I Drive A Scion FR-S
Or at least I own one.
As a car enthusiast there are a few key things that make a car desirable to me. It needs to be fairly low, at least somewhat wide, rear wheel drive, lgihtweight, and have no less than one tailpipe per door. In my mind, there are two (technically three, but not really) cars that embody this philosophy most fully. The Scion FR-S and the Subaru BRZ. The Miata and plenty of other cars tick most of the boxes just as well, but the idea of the boxer engine had me sold.
Now, I tell you this because on September 29, 2016 I traded in my gas guzzling 2005 automatic Mitsubishi Eclipse and get a car I’d actually enjoy. I drove from Orlando to Tampa to buy a 2014 World Rally Blue Subaru BRZ with proximity unlock, push to start, and I didn’t even care really about all the features, it was manual and it was beautiful and I had to have it. Except, when I saw it in person, there was a little bit of damage to the interior, the headlights were foggy and one of the taillights was busted. Not to mention the water that was pooled up in the trunk and the rust that was starting to show up in the spare tire well.
But, I wasn’t letting my day be wasted. I had driven to Tampa to buy a BRZ and I wasn’t going home in that freaking Eclipse. Emotion and determination took over and I had my wonderful girlfriend who decided to come along with me help me find BRZ’s in the area for sale. There weren’t anymore manuals that met my criteria. So, I decided to embrace the FR-S.
We stopped for lunch and continued our search. Finally, we found one. It was 5 minutes down the road so we hopped in the car and took off. It was Firestorm Red with black badging and painted black wheels. I was in love. I knew for sure this would be the car. I wasn’t going home without it. One test drive and several hours later. I was driving home in my new to me 2013 Scion FR-S. Cruising on I4 at 90+ without watching my gas gauge plummet was thrilling. The car was better in every way than my Eclipse.
Fast forward to early November. Over the course of the month and a half that I’d had the car I’d put around 2100 miles on Angelica’s clock and I was sure we would be inseperable. But, I’d noticed that she was being a bit more unforgiving on gears changes. Grinding, resisting, just generally being unpleasant. Something was obviously not right. We’d had our share of spirited driving and few moments of slipping the tail around on some of the back roads of Polk County, but nothing extreme, I figured that with 60k miles on the engine and transmission it was probably time for the transmission fluid to be changed. I wasn’t confident in my ability to do this so I took the car to Toyota of Orlando. This is where the dream came to a screeching halt and became a nightmare.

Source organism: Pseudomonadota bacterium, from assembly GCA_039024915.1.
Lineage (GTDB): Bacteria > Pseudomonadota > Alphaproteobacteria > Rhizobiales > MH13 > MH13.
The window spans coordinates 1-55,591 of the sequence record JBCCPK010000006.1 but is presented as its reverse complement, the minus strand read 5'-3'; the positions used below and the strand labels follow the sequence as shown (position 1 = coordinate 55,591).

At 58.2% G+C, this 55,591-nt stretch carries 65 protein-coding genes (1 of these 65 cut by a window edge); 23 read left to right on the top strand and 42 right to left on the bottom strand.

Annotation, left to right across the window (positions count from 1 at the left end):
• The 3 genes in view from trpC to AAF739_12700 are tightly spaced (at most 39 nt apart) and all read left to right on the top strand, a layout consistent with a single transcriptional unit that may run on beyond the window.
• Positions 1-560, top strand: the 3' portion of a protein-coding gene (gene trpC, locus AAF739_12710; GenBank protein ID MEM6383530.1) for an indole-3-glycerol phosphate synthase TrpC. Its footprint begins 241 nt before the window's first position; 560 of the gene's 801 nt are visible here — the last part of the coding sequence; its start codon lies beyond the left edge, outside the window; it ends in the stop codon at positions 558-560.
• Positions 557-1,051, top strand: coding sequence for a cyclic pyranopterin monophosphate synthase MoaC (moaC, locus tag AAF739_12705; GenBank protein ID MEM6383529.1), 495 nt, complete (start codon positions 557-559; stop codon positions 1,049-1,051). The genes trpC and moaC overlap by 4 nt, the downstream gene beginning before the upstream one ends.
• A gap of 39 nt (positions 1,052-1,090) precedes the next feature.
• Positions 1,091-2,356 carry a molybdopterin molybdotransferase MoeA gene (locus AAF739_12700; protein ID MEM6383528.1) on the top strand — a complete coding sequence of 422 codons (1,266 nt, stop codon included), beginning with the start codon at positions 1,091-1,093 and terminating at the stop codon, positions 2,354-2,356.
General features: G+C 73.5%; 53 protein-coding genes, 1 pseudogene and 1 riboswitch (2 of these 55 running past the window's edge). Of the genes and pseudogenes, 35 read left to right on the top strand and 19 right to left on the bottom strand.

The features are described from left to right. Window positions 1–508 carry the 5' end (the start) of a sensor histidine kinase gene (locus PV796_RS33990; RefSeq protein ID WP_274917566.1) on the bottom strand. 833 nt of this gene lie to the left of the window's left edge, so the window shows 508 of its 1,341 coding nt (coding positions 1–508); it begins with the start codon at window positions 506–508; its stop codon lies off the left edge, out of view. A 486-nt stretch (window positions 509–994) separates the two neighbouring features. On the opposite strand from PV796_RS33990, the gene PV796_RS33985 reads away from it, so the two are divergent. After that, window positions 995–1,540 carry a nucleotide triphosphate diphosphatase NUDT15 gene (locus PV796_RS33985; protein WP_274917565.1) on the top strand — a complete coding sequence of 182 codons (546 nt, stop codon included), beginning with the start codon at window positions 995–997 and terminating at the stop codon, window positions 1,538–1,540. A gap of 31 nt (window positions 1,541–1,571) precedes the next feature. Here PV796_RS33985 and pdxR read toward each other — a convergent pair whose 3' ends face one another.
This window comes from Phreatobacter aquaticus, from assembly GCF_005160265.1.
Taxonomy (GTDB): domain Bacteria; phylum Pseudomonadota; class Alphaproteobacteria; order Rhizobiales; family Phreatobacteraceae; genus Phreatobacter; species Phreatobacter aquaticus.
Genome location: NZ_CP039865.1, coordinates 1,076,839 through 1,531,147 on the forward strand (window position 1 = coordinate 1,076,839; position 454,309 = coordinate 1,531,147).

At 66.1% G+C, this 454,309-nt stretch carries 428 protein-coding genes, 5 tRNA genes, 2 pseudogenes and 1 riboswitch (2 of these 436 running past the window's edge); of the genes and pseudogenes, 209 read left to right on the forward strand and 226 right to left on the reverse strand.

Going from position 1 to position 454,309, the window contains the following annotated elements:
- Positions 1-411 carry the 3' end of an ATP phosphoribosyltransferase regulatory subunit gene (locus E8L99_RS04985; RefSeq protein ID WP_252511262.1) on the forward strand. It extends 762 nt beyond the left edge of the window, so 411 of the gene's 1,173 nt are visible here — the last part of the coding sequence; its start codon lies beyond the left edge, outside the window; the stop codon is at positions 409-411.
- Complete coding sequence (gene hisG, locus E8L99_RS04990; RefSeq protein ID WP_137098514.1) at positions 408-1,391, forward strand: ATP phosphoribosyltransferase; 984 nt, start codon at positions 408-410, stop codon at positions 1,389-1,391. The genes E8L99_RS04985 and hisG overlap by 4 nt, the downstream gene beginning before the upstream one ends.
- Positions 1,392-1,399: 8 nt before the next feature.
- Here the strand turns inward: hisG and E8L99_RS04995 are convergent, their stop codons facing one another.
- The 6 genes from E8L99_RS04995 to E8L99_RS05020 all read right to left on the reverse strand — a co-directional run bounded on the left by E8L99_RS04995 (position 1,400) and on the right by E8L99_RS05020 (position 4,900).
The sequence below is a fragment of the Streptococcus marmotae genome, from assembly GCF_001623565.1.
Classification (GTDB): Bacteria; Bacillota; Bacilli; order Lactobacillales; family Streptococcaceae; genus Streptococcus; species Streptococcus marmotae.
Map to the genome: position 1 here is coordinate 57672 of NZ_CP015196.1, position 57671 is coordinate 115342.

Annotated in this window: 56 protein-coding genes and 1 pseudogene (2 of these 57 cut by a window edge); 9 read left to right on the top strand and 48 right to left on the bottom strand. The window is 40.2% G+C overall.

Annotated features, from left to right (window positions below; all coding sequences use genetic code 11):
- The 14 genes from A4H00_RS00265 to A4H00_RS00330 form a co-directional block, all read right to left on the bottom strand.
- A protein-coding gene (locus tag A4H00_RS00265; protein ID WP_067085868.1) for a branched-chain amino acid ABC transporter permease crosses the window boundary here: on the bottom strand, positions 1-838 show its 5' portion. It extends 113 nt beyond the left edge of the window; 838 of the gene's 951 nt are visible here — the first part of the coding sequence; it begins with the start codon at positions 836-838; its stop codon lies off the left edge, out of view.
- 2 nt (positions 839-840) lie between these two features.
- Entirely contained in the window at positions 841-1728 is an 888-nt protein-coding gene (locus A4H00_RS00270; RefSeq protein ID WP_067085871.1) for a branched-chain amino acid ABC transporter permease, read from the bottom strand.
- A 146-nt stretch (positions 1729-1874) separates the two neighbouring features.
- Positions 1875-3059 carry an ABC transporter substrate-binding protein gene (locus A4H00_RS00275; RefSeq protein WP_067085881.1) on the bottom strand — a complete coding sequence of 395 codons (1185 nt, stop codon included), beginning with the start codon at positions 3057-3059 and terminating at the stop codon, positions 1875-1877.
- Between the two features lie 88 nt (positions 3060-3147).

The transmission was in need of repairs as soon as possible. A number of syncros were bad among other things. According to Toyota, the transmission was on its way out the door when I bought the car. It was bad enough to be a time bomb but not so bad as to be immediately noticeable. Luckily, I caught it early enough to think that it was merely in need of a fluid change.
As of the day this is being written I’ve spent 71 days arguing with the dealership that sold me the car and trying to get it fixed and still nothing.
So, I own a car I love to drive and have spent most of the time I’ve owned it without the ability to drive it. Moral of the story: never trust a used car salesman. It should be common sense, but I learned it the hard way.
Note: As of publication Angelica has made it home with her first major modification, a new transmission.